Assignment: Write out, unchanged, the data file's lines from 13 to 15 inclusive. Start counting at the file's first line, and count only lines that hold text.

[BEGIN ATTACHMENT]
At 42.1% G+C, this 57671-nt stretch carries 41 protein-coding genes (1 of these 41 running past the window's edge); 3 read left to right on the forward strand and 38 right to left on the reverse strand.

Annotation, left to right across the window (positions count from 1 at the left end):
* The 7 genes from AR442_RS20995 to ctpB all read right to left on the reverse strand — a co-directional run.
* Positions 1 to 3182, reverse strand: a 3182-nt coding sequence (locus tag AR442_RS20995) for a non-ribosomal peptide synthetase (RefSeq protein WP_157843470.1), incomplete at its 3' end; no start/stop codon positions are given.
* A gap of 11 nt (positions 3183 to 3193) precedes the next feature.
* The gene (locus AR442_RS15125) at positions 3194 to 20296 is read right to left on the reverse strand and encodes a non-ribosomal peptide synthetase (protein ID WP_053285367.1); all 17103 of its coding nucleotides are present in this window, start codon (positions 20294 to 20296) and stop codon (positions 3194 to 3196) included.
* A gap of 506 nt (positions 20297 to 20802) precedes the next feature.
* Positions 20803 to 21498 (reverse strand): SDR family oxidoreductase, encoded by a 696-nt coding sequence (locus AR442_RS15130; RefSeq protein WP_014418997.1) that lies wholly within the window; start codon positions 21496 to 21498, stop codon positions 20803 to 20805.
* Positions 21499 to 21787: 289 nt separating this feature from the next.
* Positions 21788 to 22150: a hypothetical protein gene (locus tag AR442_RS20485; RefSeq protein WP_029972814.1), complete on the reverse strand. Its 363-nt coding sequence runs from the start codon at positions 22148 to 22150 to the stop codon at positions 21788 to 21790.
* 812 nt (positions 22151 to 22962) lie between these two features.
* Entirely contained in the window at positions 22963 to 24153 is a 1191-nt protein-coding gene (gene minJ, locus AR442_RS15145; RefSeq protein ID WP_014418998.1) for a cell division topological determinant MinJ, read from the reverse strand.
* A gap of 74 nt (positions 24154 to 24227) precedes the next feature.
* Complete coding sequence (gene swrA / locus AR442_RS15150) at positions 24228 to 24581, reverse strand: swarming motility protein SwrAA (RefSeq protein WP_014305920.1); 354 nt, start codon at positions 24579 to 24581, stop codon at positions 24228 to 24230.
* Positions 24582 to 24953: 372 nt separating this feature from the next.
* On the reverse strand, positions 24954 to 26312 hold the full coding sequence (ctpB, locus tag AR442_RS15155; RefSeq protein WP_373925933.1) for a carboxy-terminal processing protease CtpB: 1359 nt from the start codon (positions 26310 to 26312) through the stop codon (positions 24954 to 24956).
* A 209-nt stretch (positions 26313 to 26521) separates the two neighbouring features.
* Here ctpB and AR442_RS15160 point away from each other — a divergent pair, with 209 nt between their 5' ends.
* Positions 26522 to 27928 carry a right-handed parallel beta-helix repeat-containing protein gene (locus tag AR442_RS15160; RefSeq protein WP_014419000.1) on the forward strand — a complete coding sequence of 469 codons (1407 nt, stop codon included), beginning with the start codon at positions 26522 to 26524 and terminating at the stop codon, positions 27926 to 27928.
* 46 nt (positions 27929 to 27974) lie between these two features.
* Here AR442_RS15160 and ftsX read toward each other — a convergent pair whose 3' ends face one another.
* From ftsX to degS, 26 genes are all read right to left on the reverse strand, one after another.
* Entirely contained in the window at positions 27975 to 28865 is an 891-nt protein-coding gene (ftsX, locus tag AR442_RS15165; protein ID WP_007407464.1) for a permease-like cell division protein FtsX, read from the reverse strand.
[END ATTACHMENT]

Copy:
* A gap of 74 nt (positions 24154 to 24227) precedes the next feature.
* Complete coding sequence (gene swrA / locus AR442_RS15150) at positions 24228 to 24581, reverse strand: swarming motility protein SwrAA (RefSeq protein WP_014305920.1); 354 nt, start codon at positions 24579 to 24581, stop codon at positions 24228 to 24230.
* Positions 24582 to 24953: 372 nt separating this feature from the next.